Philosophy is the study of general and fundamental problems, such as those connected with existence, knowledge, values, reason, mind, and language. It is distinguished from other ways of addressing such problems by its critical, generally systematic approach and its reliance on rational argument. The word “philosophy” comes from the Greek ????????? (philosophia), which literally means “love of wisdom. Skepticism is a philosophical attitude that, in its most extreme form, questions the possibility of obtaining any sort of knowledge.
It was first articulated by Pyrrho, who believed that everything could be doubted except appearances. Sextus Empiricus (2nd century AD), skepticism’s most prominent advocate, describes it as an “ability to place in antithesis, in any manner whatever, appearances and judgments, and thus … to come first of all to a suspension of judgment and then to mental tranquility. ” Skepticism so conceived is not merely the use of doubt, but is the use of doubt for a particular end: a calmness of the soul, or ataraxia. Skepticism poses itself as a challenge to dogmatism, whose adherents think they have found the truth.
Sextus noted that the reliability of perception may always be questioned, because it is idiosyncratic to the perceiver. The appearance of individual things changes depending on whether they are in a group: for example, the shavings of a goat’s horn are white when taken alone, yet the intact horn is black. A pencil, when viewed lengthwise, looks like a stick; but when examined at the tip, it looks merely like a circle. Skepticism was revived in the early modern period by Michel de Montaigne and Blaise Pascal. Its most extreme exponent, however, was David Hume.
Hume argued that there are only two kinds of reasoning: what he called probable and demonstrative (cf. Hume’s fork). Neither of these two forms of reasoning can lead us to a reasonable belief in the continued existence of an external world. Demonstrative reasoning cannot do this, because demonstration (that is, deductive reasoning from well-founded premises) alone cannot establish the uniformity of nature (as captured by scientific laws and principles, for example). Such reason alone cannot establish that the future will resemble the past.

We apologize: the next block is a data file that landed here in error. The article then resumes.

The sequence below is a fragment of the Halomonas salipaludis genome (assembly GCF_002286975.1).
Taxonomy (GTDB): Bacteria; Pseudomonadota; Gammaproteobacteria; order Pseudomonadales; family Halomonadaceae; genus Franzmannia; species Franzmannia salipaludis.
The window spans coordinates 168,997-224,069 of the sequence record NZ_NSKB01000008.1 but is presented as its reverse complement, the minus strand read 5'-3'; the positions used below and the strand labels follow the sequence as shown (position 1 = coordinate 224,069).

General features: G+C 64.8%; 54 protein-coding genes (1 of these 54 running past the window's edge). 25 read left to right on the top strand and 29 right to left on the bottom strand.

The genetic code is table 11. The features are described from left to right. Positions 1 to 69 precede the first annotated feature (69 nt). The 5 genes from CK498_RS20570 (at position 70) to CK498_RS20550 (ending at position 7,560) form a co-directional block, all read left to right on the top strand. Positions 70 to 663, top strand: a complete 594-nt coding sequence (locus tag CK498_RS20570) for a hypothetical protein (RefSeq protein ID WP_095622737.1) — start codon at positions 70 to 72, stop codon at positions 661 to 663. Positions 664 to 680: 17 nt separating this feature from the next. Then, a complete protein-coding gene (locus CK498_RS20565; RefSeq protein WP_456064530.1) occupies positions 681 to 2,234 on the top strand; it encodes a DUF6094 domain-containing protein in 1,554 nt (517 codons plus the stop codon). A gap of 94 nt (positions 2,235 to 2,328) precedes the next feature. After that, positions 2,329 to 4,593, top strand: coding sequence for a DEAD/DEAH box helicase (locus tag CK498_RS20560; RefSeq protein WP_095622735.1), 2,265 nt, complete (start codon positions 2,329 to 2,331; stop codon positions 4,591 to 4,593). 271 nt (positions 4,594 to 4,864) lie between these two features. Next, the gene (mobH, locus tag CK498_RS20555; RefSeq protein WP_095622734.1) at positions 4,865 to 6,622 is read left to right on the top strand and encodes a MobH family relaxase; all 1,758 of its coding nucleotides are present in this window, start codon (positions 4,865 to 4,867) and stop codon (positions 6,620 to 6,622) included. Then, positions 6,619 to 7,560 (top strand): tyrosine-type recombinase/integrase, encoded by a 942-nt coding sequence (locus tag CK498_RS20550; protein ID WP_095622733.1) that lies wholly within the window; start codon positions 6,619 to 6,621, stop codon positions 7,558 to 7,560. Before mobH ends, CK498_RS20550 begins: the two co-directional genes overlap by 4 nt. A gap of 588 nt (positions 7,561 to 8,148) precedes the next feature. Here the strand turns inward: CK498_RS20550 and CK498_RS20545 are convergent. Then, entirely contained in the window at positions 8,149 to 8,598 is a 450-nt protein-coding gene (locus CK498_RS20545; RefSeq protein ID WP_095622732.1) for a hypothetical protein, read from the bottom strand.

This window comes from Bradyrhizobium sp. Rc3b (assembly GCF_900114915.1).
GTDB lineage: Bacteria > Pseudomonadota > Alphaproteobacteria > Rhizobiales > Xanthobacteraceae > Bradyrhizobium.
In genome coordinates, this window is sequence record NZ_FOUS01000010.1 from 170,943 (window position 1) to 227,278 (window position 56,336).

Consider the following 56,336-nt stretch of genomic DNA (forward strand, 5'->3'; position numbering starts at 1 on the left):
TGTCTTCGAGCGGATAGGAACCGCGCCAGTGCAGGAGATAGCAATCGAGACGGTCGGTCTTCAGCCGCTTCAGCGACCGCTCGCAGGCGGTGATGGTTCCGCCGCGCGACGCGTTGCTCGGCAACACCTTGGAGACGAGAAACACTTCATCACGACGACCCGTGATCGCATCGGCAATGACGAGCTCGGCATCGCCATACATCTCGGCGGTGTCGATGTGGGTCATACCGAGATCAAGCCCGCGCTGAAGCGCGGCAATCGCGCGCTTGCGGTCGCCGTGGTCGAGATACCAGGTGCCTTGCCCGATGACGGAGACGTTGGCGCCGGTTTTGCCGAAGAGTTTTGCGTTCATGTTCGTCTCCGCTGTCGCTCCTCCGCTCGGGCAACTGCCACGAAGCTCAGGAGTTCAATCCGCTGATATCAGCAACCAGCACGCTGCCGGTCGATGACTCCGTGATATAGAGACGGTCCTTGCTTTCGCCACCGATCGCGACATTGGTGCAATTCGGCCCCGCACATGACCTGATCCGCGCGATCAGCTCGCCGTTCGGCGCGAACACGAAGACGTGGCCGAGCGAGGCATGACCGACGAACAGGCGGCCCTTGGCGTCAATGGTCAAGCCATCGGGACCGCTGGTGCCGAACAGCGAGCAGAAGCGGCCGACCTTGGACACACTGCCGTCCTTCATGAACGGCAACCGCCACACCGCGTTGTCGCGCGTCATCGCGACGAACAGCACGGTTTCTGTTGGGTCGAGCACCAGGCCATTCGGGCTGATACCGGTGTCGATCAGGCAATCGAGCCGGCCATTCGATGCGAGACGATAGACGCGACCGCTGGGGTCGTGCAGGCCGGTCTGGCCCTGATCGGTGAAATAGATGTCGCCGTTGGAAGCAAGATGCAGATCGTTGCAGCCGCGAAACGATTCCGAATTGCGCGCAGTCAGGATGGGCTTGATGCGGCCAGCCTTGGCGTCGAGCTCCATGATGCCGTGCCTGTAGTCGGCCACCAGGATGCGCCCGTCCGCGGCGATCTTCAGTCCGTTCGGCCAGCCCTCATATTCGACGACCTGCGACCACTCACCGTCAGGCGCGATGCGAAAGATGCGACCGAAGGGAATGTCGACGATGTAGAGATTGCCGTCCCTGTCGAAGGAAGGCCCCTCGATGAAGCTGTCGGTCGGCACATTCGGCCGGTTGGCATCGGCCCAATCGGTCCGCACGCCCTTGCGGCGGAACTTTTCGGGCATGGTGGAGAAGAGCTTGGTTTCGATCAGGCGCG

We have certain beliefs about the world (that the sun will rise tomorrow, for example), but these beliefs are the product of habit and custom, and do not depend on any sort of logical inferences from what is already given certain. But probable reasoning (inductive reasoning), which aims to take us from the observed to the unobserved, cannot do this either: it also depends on the uniformity of nature, and this supposed uniformity cannot be proved, without circularity, by any appeal to uniformity. The best that either sort of reasoning can accomplish is conditional truth: if certain assumptions are true, then certain conclusions follow.
So nothing about the world can be established with certainty. Hume concludes that there is no solution to the skeptical argument—except, in effect, to ignore it. Even if these matters were resolved in every case, we would have in turn to justify our standard of justification, leading to an infinite regress (hence the term regress skepticism). Many philosophers have questioned the value of such skeptical arguments. The question of whether we can achieve knowledge of the external world is based on how high a standard we set for the justification of such knowledge.
If our standard is absolute certainty, then we cannot progress beyond the existence of mental sensations. We cannot even deduce the existence of a coherent or continuing “I” that experiences these sensations, much less the existence of an external world. On the other hand, if our standard is too low, then we admit follies and illusions into our body of knowledge. This argument against absolute skepticism asserts that the practical philosopher must move beyond solipsism, and accept a standard for knowledge that is high but not absolute.